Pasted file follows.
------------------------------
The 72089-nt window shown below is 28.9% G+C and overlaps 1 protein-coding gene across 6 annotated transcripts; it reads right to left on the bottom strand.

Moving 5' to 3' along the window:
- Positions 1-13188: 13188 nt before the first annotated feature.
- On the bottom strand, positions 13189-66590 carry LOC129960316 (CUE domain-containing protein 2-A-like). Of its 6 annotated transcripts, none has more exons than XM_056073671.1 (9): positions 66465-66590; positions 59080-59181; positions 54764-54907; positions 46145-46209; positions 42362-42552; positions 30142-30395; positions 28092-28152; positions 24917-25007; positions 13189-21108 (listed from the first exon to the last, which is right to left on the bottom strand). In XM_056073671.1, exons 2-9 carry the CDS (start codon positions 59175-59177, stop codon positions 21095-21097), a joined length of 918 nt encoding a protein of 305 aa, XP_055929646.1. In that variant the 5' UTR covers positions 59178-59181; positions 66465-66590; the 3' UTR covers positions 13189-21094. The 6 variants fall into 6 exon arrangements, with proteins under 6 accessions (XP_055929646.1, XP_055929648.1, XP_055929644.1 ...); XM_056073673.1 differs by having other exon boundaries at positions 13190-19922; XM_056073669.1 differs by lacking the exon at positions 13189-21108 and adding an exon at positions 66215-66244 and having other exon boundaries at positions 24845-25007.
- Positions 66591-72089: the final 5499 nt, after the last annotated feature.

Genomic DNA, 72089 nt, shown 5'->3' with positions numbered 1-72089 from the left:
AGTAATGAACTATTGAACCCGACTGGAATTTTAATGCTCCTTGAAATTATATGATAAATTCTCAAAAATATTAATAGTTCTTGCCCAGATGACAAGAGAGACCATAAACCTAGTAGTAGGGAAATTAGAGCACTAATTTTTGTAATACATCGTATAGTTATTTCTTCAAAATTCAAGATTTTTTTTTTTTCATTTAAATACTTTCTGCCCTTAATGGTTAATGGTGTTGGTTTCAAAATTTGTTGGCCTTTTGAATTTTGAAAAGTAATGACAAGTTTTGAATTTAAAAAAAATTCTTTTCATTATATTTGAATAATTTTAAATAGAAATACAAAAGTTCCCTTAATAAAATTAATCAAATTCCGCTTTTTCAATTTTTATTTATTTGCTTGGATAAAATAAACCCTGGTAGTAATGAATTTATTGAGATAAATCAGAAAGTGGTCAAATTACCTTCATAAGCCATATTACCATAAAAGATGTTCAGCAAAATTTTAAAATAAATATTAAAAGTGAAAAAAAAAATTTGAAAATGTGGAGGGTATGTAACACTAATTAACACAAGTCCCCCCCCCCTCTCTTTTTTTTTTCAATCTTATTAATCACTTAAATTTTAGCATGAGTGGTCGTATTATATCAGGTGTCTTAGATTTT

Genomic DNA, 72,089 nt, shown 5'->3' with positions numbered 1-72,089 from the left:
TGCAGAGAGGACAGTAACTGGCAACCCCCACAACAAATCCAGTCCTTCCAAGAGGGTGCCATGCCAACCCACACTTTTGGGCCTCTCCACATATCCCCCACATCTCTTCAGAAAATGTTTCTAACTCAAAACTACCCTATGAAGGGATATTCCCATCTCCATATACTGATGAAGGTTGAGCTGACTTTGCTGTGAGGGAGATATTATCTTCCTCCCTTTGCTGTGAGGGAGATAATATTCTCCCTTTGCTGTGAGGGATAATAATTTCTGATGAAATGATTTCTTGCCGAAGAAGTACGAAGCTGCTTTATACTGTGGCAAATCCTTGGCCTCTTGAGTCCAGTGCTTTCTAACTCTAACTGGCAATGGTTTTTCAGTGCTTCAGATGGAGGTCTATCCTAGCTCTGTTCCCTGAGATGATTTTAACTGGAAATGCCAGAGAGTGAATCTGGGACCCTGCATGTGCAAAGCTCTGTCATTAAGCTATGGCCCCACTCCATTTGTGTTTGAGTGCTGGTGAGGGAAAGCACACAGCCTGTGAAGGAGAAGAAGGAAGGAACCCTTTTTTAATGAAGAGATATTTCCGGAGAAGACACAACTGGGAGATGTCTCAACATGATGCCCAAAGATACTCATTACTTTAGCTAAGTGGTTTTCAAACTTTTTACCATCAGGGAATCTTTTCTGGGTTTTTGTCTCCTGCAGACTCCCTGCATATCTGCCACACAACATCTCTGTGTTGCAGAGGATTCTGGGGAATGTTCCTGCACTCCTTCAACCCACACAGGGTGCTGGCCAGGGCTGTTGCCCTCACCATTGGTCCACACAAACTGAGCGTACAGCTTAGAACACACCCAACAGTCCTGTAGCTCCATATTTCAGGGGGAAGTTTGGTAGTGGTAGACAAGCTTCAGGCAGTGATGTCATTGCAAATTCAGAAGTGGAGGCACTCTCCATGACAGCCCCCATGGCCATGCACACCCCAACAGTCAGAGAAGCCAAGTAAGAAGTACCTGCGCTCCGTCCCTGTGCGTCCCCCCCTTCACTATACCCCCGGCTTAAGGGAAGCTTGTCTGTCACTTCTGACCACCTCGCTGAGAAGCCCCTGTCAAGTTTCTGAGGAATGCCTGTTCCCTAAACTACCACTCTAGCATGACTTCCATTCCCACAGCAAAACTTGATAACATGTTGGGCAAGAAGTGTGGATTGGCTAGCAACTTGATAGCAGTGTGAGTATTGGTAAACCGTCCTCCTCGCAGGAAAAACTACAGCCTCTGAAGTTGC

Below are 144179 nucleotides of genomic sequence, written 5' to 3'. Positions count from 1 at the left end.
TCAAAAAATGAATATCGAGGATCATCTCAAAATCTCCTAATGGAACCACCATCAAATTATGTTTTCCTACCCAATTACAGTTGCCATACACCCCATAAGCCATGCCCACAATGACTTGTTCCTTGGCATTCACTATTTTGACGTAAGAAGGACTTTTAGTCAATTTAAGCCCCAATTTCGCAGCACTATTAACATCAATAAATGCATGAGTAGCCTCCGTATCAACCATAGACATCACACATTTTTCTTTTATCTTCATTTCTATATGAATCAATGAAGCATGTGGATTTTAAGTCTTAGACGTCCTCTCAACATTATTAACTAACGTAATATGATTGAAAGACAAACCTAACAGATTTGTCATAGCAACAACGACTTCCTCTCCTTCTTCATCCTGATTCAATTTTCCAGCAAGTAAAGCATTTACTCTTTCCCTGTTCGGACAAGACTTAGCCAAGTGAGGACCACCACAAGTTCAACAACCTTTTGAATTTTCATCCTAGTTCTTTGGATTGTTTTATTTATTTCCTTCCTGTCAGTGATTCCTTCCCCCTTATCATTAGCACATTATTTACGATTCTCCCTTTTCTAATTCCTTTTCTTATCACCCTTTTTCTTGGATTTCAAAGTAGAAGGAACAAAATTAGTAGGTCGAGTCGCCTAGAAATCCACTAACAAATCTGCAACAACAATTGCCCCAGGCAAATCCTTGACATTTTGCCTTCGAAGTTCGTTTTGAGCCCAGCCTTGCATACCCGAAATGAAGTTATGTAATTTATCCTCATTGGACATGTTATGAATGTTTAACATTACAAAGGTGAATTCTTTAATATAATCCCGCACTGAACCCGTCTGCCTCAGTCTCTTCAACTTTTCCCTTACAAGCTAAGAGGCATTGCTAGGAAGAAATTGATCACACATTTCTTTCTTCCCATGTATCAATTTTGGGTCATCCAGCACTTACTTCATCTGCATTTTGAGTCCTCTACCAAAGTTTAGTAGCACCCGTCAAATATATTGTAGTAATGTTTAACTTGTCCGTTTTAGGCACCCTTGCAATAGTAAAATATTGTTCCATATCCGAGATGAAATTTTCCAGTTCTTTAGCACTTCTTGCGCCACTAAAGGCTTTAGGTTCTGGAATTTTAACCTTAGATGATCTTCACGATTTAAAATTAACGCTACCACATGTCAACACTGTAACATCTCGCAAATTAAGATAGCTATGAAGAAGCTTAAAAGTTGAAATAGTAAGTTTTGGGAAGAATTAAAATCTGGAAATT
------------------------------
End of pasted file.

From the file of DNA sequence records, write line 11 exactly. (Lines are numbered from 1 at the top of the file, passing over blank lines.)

TCAAAAAATGAATATCGAGGATCATCTCAAAATCTCCTAATGGAACCACCATCAAATTATGTTTTCCTACCCAATTACAGTTGCCATACACCCCATAAGCCATGCCCACAATGACTTGTTCCTTGGCATTCACTATTTTGACGTAAGAAGGACTTTTAGTCAATTTAAGCCCCAATTTCGCAGCACTATTAACATCAATAAATGCATGAGTAGCCTCCGTATCAACCATAGACATCACACATTTTTCTTTTATCTTCATTTCTATATGAATCAATGAAGCATGTGGATTTTAAGTCTTAGACGTCCTCTCAACATTATTAACTAACGTAATATGATTGAAAGACAAACCTAACAGATTTGTCATAGCAACAACGACTTCCTCTCCTTCTTCATCCTGATTCAATTTTCCAGCAAGTAAAGCATTTACTCTTTCCCTGTTCGGACAAGACTTAGCCAAGTGAGGACCACCACAAGTTCAACAACCTTTTGAATTTTCATCCTAGTTCTTTGGATTGTTTTATTTATTTCCTTCCTGTCAGTGATTCCTTCCCCCTTATCATTAGCACATTATTTACGATTCTCCCTTTTCTAATTCCTTTTCTTATCACCCTTTTTCTTGGATTTCAAAGTAGAAGGAACAAAATTAGTAGGTCGAGTCGCCTAGAAATCCACTAACAAATCTGCAACAACAATTGCCCCAGGCAAATCCTTGACATTTTGCCTTCGAAGTTCGTTTTGAGCCCAGCCTTGCATACCCGAAATGAAGTTATGTAATTTATCCTCATTGGACATGTTATGAATGTTTAACATTACAAAGGTGAATTCTTTAATATAATCCCGCACTGAACCCGTCTGCCTCAGTCTCTTCAACTTTTCCCTTACAAGCTAAGAGGCATTGCTAGGAAGAAATTGATCACACATTTCTTTCTTCCCATGTATCAATTTTGGGTCATCCAGCACTTACTTCATCTGCATTTTGAGTCCTCTACCAAAGTTTAGTAGCACCCGTCAAATATATTGTAGTAATGTTTAACTTGTCCGTTTTAGGCACCCTTGCAATAGTAAAATATTGTTCCATATCCGAGATGAAATTTTCCAGTTCTTTAGCACTTCTTGCGCCACTAAAGGCTTTAGGTTCTGGAATTTTAACCTTAGATGATCTTCACGATTTAAAATTAACGCTACCACATGTCAACACTGTAACATCTCGCAAATTAAGATAGCTATGAAGAAGCTTAAAAGTTGAAATAGTAAGTTTTGGGAAGAATTAAAATCTGGAAATT